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Monday, June 13, 2011

Just Migrated to Wordpress

Hi everyone. I just moved my blogspot to wordpress. I hope this wont affect the way you view my site. A fresh beginning on a whole new level of experience. Thank you for joining me here on blogspot. 25,780 hits (within 7 months) while I'm typing this piece I don't know If it's a good thing or not but thanks anyways for the support. Cheers!

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Friday, June 10, 2011

Cruel Hand - 100% Hardcore

Hardcore punk with crossover trash is is the thing of my favorite bands like Cro-Mags, Dirty Rotten Imbeciles (DRI) and Suicidal Tendencies (okay I know you guys will think I'm freakin' oldschool) but Cruel Hand is top on my favorite list. Songs like "Dead Weight" makes you wanna stomp your feet until the ground breaks and the song "Under The Ice" every body screams "Get up!!!" - youth crew style. Few songs from the new album "Lock & Key" unleashed new inspiration to all hardcore fans who mosh, tumble and slammed until *Scape Lab is just a pile of rubble - kidding just a figure of speech. Both front-man Chris of Cruel Hand and Kurt of Straight Forward have something in common - both have Filipino mums - what are the chances of that? Did the promoters knew? Nah it's just probably coincidence. I'm always proud to see Pinoys making a difference specially on the hardcore scene.

"Cruel Hand"
Vocals - Chris
Guitar - Nate
Guitar - Sam
Bass - Seger 
Drums - Derek

Opening Act

June 8, 2011 - Seen familiar faces on the crowd from the past few hardcore gigs. It's a week night so I expected not a lot of crowd but in my surprise the venue is almost filled up with raging hardcore fans and bands trying to get a piece of hardcore fix. The show was opened by local favorite Straight Forward brutalizing everyone in the crowd with powerful vocals and lyrics preached by Kurt a half Filipino, half Italian Singaporean and backing him up the symphony of destruction made by musical talents - Nerd on bass, Danila & Fhamy on guitar and beat maker Naem. They look like regural dudes but they are freakin' brutal. As usual it was a great performance. For exif info of the photos visit my flickr photostream.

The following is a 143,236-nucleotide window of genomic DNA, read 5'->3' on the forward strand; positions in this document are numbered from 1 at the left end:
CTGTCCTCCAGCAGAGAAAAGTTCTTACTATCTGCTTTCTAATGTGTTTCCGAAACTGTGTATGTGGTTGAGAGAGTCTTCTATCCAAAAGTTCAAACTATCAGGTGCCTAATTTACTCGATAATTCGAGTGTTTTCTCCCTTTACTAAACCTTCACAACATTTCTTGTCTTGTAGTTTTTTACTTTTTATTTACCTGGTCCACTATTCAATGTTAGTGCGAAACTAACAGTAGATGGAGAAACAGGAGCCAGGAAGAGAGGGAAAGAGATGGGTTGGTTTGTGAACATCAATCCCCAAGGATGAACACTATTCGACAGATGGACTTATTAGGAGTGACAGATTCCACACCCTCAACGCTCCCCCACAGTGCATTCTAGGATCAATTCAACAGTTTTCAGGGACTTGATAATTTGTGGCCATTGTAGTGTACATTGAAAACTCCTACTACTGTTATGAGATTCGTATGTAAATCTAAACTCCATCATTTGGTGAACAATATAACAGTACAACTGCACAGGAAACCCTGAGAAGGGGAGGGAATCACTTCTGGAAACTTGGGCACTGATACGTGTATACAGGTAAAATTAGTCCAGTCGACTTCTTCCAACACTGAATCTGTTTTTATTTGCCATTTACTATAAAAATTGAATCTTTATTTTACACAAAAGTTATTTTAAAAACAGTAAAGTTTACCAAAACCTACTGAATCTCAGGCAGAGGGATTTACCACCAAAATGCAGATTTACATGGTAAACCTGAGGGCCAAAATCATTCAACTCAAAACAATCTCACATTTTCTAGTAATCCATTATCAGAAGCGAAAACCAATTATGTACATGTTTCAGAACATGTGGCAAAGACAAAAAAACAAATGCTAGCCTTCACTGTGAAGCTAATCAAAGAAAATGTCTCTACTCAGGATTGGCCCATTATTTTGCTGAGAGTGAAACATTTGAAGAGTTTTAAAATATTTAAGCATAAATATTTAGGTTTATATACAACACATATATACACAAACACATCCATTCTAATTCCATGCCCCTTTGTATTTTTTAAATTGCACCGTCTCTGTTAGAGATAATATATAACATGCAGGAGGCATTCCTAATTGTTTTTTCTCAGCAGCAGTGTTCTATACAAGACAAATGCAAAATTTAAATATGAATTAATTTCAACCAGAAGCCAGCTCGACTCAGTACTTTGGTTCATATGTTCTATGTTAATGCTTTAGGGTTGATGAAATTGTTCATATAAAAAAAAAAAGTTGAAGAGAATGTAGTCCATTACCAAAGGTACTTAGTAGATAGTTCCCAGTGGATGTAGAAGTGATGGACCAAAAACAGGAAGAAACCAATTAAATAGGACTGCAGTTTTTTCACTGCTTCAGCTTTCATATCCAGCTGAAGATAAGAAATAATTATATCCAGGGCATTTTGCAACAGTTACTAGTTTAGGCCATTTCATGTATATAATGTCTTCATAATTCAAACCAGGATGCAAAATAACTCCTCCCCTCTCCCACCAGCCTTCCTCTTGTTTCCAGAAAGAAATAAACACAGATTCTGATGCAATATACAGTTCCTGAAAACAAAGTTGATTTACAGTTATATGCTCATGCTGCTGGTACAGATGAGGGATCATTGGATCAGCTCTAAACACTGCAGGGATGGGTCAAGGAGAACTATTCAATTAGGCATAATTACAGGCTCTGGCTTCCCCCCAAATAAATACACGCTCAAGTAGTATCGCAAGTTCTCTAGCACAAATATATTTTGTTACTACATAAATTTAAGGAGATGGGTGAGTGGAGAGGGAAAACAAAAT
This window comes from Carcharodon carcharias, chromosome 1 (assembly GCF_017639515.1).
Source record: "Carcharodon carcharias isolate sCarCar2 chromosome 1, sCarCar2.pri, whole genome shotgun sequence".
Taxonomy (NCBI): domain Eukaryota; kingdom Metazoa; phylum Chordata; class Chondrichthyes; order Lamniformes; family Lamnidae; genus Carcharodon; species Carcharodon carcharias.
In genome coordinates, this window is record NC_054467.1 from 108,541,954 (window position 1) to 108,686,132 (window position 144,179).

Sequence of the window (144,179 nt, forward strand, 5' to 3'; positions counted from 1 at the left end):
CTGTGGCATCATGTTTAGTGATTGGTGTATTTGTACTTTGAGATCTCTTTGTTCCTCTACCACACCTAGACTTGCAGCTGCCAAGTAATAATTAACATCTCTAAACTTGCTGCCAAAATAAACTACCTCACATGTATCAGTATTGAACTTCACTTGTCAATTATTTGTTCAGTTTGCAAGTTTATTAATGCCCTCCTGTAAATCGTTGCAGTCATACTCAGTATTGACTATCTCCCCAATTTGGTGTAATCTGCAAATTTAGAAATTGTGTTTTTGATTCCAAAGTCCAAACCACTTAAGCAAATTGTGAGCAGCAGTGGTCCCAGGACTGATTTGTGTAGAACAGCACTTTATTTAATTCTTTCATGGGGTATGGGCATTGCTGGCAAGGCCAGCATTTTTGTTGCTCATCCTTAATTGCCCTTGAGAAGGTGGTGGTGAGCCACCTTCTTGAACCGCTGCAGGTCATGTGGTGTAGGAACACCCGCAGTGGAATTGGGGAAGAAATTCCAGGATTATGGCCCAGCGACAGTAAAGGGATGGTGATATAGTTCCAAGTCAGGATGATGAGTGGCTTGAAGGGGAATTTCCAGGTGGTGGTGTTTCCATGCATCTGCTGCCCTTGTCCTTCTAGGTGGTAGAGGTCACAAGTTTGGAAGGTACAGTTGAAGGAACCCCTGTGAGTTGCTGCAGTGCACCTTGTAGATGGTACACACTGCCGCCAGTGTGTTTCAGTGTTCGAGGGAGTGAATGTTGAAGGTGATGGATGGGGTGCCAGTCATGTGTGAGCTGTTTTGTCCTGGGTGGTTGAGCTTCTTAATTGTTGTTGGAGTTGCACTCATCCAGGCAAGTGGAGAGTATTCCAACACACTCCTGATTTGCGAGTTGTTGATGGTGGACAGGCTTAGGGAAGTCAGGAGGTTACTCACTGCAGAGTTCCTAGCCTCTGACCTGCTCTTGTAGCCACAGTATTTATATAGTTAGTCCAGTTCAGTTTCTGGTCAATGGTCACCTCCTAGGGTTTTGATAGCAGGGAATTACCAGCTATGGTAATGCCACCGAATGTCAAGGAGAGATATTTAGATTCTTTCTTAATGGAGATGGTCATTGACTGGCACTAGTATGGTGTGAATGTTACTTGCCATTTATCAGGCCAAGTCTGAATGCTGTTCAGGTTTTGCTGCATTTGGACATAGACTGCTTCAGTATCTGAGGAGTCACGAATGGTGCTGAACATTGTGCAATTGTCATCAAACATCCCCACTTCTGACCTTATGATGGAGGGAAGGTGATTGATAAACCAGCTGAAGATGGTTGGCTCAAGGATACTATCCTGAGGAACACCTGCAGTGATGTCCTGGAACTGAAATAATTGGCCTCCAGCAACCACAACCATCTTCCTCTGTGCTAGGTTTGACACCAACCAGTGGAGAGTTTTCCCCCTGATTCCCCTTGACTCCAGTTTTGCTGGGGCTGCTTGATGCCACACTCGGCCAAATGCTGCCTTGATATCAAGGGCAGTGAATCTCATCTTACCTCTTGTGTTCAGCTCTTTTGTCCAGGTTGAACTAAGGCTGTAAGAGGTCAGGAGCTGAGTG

"Straight Forward - Kurt doing his thing."



"Fhamy & Nerd"


The "Maine" Course - Hardcore Photography

I just made a joke about the title - yes they are from Portland Maine. Who would ever thought that Cruel Hand will ever come to Singapore? The guys from ECHO did a great job in bringing them here. After Straight Forward the crowd went outside to catch some air or just probably chill while Cruel Hand do their sound check. A big growl got our attention that made us run inside *Scape Lab. The chaos has started!!! 

Here are few photos I manage to shoot. I can say the lighting is descent enough to get good quality shots. The place is large enough for me to maneuver around the stage (seems bigger than Home Club). All photos were taken with Nikon D700, Nikon 16-35mm F4G VR II and Nikon  70-200mm F2.8G VR II. All exposure settings in manual mode.

"Engaged with the Crowd"
A wide angle shot of the band with Chris fully engaged with the crowd as they sing along with Cruel Hand. 
Lens used - Nikon 16-35mm F4G VR II.

Facial expression is always important. It give life to every performance.
Lens used - Nikon 16-35mm F4G VR II.

"Up Close and Personal"
A wide tight shots gives impact to the subject. Use a wide angle lens and shoot as close as possible.
Lens used - Nikon 16-35mm F4G VR II.

"The Big Head-bang"
Love to shoot the actual swing of the hair. The viewer will feel the action same thing as you experience it. Lens used - Nikon 16-35mm F4G VR II.

"Feel the Funk"
Capturing the bassist (Seger) feeling the groove of the bass-line.
Lens used - Nikon 16-35mm F4G VR II.

"Busy Beat"
I always have trouble shooting any drummer with  the right angle but I had no problem shooting Derek on this shot. Lens used - Nikon 70-200mm F2.8G VR II.

"Emotions of Pain"
Emotion is important in every shot. See how the crowd looked in awe at Chris while he delivers the lyrics to them. Lens used - Nikon 70-200mm F2.8G VR II.

"Tight Note"
Always nice to capture a tight shot with the lead guitarist shredding all the way.
Nikon 70-200mm F2.8G VR II.

"As High As You Can Get"
Never miss the the jump shot. Cha-ching!!!
Lens used - Nikon 16-35mm F4G VR II.

"Hardcore Crew"